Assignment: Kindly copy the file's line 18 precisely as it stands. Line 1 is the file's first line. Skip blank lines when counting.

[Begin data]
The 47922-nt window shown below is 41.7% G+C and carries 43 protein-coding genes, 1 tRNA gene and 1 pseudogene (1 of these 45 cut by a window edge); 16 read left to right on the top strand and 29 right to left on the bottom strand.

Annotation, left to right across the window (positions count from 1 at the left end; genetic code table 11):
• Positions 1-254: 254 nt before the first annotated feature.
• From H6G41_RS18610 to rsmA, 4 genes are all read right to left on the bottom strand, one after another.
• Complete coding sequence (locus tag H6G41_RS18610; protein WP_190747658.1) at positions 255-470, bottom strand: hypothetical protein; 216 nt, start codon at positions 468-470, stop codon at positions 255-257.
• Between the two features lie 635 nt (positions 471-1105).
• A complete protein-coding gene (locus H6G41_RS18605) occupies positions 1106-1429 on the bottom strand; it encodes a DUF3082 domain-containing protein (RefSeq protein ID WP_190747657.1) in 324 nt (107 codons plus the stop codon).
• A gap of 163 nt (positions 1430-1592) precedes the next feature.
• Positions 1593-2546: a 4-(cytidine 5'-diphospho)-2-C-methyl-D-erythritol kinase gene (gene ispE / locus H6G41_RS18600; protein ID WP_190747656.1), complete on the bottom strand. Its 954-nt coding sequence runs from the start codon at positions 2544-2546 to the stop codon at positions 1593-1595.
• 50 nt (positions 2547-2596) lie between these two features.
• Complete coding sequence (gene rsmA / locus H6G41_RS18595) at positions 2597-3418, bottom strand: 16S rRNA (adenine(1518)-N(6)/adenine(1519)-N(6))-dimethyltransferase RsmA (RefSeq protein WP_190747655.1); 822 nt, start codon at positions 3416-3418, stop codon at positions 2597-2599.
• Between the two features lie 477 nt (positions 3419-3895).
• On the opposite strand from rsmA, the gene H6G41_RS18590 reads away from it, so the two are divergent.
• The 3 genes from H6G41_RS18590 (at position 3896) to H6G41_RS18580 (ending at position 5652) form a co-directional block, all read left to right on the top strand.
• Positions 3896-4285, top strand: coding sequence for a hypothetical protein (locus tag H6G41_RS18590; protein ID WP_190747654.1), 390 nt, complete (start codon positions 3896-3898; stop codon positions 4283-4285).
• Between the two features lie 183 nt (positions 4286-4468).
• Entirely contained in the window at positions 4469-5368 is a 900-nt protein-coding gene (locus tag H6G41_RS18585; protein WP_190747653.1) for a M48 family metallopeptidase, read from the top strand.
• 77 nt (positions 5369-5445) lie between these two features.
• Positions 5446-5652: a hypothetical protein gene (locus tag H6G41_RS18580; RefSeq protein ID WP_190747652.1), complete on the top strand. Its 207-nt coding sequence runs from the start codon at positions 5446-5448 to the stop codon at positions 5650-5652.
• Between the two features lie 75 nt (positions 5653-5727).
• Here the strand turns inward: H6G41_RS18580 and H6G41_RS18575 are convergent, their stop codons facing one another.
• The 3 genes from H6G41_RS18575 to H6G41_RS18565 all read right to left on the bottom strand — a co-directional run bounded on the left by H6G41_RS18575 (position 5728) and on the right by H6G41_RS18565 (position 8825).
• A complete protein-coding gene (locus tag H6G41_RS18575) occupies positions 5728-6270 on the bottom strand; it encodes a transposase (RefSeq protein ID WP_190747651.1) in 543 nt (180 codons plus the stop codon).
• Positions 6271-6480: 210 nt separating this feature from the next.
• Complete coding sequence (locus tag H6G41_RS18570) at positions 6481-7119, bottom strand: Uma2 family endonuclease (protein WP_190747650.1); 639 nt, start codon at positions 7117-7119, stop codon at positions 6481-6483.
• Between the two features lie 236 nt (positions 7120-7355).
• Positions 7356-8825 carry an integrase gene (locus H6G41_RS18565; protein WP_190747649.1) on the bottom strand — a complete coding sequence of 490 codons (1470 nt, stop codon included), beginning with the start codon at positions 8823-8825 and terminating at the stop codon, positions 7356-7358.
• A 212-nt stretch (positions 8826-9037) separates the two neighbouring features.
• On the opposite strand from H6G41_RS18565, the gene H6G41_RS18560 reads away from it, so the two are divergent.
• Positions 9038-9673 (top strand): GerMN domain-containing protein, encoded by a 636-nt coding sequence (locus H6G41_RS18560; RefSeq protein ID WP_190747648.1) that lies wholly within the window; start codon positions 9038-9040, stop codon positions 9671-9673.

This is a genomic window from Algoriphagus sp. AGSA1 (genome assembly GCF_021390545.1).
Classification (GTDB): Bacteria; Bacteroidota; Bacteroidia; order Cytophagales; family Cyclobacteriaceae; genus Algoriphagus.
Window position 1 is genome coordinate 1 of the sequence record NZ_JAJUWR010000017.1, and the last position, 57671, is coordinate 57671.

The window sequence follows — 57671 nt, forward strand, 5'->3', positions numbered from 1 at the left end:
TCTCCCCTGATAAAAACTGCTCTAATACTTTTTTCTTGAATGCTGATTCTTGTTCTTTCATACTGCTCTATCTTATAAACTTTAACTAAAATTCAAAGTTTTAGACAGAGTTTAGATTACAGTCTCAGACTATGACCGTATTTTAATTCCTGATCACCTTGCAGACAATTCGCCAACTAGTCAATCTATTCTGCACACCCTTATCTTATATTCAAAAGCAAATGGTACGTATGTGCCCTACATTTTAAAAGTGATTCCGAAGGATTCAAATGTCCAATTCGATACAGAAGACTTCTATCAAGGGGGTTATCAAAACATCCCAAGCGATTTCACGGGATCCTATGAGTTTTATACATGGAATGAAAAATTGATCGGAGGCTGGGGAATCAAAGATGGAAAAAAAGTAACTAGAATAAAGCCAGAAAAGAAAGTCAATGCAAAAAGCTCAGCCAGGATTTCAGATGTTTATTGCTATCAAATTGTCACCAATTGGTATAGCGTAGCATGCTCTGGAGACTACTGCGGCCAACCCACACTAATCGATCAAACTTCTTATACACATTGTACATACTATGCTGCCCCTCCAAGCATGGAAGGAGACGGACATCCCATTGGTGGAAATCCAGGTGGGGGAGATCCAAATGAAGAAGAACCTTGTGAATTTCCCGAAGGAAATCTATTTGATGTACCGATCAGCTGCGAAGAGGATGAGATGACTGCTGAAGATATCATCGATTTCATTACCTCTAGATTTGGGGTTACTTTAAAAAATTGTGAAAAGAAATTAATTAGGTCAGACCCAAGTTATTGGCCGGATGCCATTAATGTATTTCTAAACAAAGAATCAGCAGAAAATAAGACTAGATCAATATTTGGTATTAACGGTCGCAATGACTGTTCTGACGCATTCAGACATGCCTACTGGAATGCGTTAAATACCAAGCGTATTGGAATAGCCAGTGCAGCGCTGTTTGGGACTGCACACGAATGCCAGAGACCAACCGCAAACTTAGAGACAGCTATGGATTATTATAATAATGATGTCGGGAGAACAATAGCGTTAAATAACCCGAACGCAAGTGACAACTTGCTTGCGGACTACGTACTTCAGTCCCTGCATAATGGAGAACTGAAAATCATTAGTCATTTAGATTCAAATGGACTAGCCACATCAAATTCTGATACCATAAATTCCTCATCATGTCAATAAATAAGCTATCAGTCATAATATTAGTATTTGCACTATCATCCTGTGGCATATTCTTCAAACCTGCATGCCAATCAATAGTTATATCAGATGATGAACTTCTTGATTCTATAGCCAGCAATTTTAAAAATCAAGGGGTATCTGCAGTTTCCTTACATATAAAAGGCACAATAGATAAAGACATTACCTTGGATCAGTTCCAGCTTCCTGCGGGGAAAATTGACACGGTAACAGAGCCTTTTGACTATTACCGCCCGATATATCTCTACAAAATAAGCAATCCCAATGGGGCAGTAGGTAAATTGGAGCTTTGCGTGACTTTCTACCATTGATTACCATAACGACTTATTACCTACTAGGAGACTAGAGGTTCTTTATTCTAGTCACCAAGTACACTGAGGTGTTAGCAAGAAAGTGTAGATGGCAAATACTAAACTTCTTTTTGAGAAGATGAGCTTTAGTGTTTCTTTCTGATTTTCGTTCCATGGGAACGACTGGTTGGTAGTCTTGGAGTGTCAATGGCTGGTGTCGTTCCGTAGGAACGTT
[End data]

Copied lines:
• 77 nt (positions 5369-5445) lie between these two features.